Last week, we talked about supporting causes you care about through charitable giving while reducing your tax bill at the same time. We also discussed “bunching” two or three years of charitable gifts to increase your tax savings.
This week we’ll suggest four smart (and strategic) ways to give charitably.
1. Direct cash donation. It isn’t the most tax-efficient giving strategy but it is the simplest. Giving cash is often the easiest way to make a charitable contribution, both for you and the charitable organization you’re supporting. From a tax standpoint, cash donations can be deducted from your adjusted gross income (AGI)—up to a limit of 60% of your AGI each year. But in some cases, you may want to look beyond simply sending cash straight to a charity.
2. StockA financial instrument giving the holder a proportion of the ownership and earnings of a company. donations. It’s rewarding (literally) to watch the stocksA financial instrument giving the holder a proportion of the ownership and earnings of a company. you own rise in price. Paying the capital gains tax (20% now, possibly heading to 43% or so for the highest earners if the Biden administration’s plans prevail)—not so great. And that’s before we talk about state and local taxes. One way to avoid those taxes is by gifting appreciated stockA financial instrument giving the holder a proportion of the ownership and earnings of a company. to a charity directly, rather than pledging the cash from the proceeds. The benefit is twofold: You avoid paying capital gains, and you can deduct the full value of the shares from your taxable income, up to 30% of your AGI in the current tax year.
3. Donor-advised funds (DAFs). This option is almost like having your own personal foundation, combining the ease and simplicity of cash and securities donations with the longevity and flexibility of more complex charitable vehicles. Instead of giving directly to a charity, you contribute cash or highly appreciated stocks to the DAF and receive an immediate tax deduction. Once the DAF is funded, you can direct those funds to charitable organizations immediately or defer making specific grants for a while. In the meantime, the funds can be invested in any of several investment options offered by the DAF and grow tax-free.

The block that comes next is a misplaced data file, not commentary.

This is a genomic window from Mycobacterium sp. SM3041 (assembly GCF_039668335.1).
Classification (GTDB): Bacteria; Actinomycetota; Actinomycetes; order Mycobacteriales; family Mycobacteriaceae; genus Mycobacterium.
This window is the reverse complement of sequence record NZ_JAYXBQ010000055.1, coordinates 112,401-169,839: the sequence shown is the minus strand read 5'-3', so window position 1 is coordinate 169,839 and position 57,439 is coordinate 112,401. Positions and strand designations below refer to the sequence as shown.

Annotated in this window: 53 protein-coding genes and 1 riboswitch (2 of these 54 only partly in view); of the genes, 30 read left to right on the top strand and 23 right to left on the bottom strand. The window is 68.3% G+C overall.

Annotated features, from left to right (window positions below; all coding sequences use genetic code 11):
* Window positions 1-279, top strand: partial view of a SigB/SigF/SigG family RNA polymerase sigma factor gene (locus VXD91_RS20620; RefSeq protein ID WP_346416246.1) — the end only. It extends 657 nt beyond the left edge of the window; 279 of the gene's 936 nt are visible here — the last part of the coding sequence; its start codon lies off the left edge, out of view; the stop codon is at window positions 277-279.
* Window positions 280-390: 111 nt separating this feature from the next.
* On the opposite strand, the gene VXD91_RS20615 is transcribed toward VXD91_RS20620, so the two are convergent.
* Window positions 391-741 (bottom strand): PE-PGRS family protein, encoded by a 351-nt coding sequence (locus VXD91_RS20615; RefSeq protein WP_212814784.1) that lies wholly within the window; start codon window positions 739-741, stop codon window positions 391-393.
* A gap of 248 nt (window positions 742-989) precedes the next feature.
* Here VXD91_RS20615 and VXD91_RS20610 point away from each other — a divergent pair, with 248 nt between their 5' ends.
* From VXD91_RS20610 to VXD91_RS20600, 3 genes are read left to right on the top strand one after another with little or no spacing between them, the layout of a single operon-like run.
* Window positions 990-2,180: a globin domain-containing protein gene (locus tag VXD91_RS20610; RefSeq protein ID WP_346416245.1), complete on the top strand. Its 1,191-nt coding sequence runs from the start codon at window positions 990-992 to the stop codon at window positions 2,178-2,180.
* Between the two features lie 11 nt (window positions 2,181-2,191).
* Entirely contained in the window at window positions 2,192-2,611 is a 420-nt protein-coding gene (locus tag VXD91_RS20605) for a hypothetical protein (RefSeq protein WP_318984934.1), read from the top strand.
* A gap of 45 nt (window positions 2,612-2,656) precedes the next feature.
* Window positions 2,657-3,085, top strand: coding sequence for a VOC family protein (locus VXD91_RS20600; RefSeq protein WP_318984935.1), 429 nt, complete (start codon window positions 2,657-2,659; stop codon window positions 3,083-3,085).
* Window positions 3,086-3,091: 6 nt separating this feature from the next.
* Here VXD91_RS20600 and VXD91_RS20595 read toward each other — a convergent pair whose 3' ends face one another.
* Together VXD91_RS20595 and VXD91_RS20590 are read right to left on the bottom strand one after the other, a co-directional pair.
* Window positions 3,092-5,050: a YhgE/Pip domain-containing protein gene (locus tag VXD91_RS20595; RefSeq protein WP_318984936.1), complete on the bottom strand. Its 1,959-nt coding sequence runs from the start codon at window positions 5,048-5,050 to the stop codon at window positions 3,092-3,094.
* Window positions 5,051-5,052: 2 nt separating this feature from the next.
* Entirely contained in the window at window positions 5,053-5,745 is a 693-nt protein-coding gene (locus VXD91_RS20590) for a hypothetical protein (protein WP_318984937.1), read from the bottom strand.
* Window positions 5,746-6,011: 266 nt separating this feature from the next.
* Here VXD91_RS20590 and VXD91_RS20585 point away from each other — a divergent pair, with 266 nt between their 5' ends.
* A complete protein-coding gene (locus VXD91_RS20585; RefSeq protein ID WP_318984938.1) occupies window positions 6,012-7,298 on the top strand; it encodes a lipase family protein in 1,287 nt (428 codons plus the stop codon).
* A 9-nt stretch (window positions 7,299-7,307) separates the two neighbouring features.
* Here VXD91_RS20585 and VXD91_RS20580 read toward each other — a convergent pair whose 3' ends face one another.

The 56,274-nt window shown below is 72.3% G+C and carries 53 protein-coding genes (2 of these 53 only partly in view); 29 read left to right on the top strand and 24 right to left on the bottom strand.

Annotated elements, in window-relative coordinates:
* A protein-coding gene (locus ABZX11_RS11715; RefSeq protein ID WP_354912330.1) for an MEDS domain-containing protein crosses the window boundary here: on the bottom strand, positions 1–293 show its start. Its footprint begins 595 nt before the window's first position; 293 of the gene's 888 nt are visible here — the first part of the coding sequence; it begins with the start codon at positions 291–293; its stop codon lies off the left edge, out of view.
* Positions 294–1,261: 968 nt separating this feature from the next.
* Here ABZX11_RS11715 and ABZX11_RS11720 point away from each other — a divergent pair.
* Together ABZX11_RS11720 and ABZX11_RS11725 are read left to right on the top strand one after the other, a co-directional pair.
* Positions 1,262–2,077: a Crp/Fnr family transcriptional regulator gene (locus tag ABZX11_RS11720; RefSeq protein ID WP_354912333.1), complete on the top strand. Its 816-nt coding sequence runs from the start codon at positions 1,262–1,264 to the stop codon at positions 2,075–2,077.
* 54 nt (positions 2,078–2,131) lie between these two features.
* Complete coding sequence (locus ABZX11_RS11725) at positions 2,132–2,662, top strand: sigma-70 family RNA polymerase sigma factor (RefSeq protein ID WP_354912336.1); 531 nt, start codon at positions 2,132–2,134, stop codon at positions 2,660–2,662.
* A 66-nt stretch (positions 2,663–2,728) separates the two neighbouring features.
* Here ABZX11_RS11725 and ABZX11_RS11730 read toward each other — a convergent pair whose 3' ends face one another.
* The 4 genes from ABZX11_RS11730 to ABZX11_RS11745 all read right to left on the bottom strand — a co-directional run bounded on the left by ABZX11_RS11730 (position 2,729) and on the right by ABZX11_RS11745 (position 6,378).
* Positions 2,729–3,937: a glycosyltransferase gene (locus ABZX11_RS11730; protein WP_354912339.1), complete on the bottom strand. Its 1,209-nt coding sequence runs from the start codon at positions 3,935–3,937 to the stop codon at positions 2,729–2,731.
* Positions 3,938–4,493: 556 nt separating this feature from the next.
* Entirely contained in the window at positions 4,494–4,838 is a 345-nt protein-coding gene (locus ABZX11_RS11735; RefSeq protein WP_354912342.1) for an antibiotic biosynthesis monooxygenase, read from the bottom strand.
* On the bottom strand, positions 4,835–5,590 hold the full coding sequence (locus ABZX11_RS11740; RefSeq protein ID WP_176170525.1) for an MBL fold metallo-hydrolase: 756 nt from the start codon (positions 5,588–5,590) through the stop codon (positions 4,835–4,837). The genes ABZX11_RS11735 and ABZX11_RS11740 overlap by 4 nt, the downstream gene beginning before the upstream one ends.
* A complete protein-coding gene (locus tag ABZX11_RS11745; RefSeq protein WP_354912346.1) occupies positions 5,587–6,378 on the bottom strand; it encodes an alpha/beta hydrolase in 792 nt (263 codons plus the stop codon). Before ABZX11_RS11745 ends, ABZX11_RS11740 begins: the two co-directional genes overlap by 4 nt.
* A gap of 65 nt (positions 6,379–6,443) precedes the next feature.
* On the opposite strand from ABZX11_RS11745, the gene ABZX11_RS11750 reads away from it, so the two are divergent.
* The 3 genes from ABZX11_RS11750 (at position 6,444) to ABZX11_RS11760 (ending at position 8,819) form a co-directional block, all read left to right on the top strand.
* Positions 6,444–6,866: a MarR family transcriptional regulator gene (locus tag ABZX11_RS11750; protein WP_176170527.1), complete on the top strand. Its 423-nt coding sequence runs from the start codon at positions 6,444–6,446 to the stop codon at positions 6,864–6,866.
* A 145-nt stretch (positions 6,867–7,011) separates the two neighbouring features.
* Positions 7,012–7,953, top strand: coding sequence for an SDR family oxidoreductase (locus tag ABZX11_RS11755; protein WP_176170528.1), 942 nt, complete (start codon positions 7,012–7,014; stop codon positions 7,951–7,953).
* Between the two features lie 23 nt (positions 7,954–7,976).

DAFs are simple to set up and we can help you fund them according to your charitable goals. There are administrative costs, but they tend to be low and are often superseded by the ease and convenience of using a DAF instead of managing individual charitable contributions over the course of the year.
4. Qualified charitable distributions (QCDs). In lieu of taking required minimum distributionsA required minimum distribution is the amount of money that must be withdrawn each year from tax-deferred retirement accounts once the beneficiary reaches retirement age (72, according to IRS rules). (RMDs) from your IRAA type of account in which funds can be saved and invested without being subject to tax until the account holder reaches retirement age. account, QCDs allow you to trim your tax bill by directing some or all of that cash to a charity—reducing your AGI up to $100,000 ($200,000 if married filing jointly) per year.
In addition to the tax-saving techniques above, charitable giving is a valuable tool for estate planning. Charitable trusts, in particular, are handy for families that anticipate leaving a taxable estate. But they’re complicated and come with substantial administrative costs—so check with your tax, investment and estate planning professionals before taking the leap.
Contact your wealth management team and tax professional if you have questions about charitable giving and your specific situation. We’re happy to help. After all, we are The Planner You Can Talk To.
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